Date of Award


Document Type

Doctoral Thesis

Degree Name

Doctor of Philosophy


Applied Physics & Instrumentation

First Advisor

Dr. Guillaume Huyet


Rapid development of telecommunication systems forces a switch to all- optical data processing and transmission. To design such systems it is critical to understand the ultrafast processes which occur in the components of such systems, especially in Monolithic Modelocked Lasers. The purpose of this work was to identify the main physical processes influencing carrier dynamics in semiconductor nanostructures which show promise for future telecommunication systems. This study was carried out by means of ultrafast pump-probe spectroscopy, which allowed characterisation with a sub-picosecond resolution. The main part of the thesis concentrates on the analysis of the InAs/GaAs Quantum Dot (QD) system. The gain regime of optical amplifiers has already been extensively investigated while little knowledge of the behaviour of the optical amplifier in the absorption regime existed. Therefore this work focuses on an extensive study of the dynamical behaviour of optical amplifiers in the absorption regime and was studied by means of two colour pump-probe spectroscopy and accompanying numerical simulations. In addition a Tunnel Injection device operating at 1.3μm was also investigated to examine the possibility of it having improved dynamical properties over simple QD structures operating at the same wavelength. Due to the interest in structures operating at different wavelengths experiments were also performed for dilute nitride QW operating at 1.55μm and for novel AlInAs/AlGaAs QD material system operating at 800nm.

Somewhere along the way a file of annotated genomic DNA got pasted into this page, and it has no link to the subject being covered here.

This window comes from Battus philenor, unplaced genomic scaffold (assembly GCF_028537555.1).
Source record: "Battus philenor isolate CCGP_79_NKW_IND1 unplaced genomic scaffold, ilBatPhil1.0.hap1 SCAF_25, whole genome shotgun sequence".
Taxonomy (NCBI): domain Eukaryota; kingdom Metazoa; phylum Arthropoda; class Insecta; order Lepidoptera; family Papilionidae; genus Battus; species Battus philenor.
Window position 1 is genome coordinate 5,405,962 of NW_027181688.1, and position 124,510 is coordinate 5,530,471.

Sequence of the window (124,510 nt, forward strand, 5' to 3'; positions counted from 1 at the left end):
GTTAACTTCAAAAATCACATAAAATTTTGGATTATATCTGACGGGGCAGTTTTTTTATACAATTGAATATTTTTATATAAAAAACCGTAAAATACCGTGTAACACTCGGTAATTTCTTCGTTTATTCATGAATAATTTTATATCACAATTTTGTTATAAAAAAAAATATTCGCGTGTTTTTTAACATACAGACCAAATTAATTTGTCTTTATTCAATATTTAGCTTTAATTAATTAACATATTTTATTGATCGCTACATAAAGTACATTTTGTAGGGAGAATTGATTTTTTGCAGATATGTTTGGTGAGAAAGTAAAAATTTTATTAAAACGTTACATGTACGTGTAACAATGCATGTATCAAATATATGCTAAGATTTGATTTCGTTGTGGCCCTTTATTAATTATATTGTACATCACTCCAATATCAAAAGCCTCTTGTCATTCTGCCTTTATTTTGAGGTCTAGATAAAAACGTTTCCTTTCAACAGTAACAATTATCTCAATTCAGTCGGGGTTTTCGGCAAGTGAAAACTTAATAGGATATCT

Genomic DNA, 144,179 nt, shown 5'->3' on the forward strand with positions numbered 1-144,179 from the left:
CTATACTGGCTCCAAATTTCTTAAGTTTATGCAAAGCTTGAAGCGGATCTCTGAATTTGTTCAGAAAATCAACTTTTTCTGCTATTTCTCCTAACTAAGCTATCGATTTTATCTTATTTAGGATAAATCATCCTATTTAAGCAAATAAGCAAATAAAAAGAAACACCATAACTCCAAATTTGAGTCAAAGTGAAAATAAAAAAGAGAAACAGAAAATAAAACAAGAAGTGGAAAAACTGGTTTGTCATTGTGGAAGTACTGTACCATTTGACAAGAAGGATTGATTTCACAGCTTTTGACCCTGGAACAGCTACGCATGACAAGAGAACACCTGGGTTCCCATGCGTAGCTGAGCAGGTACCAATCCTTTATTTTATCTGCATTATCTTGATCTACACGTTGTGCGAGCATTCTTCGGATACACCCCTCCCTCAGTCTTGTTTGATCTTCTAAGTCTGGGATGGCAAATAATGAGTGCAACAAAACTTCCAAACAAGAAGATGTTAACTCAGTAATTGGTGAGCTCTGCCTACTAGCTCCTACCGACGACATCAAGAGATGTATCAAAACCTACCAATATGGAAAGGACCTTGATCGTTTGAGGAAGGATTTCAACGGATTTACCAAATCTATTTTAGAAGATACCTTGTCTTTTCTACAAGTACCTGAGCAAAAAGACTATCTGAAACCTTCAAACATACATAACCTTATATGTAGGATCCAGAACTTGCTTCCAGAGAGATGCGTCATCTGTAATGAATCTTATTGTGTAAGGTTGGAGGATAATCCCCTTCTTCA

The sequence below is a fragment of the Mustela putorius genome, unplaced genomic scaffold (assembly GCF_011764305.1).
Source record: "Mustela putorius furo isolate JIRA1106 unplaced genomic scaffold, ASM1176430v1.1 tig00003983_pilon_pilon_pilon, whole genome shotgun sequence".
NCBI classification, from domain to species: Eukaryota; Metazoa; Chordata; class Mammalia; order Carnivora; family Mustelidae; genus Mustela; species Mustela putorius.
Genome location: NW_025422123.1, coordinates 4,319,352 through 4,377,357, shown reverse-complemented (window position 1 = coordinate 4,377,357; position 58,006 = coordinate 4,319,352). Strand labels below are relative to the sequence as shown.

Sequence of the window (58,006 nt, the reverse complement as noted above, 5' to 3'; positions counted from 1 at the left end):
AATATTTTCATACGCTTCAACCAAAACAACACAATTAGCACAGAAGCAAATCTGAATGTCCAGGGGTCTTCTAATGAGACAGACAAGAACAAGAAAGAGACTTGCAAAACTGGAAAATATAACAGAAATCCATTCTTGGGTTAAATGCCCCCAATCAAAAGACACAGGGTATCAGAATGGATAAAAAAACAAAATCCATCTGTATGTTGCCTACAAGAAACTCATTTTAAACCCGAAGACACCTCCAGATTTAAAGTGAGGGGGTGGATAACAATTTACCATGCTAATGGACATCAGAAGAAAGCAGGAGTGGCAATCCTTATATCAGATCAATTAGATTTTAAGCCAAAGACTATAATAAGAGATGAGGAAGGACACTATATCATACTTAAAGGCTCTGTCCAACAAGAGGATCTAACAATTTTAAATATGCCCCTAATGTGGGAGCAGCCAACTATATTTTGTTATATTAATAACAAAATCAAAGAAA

Thesis prepared in Tyndall National Institute - Photonic Device Dynamics

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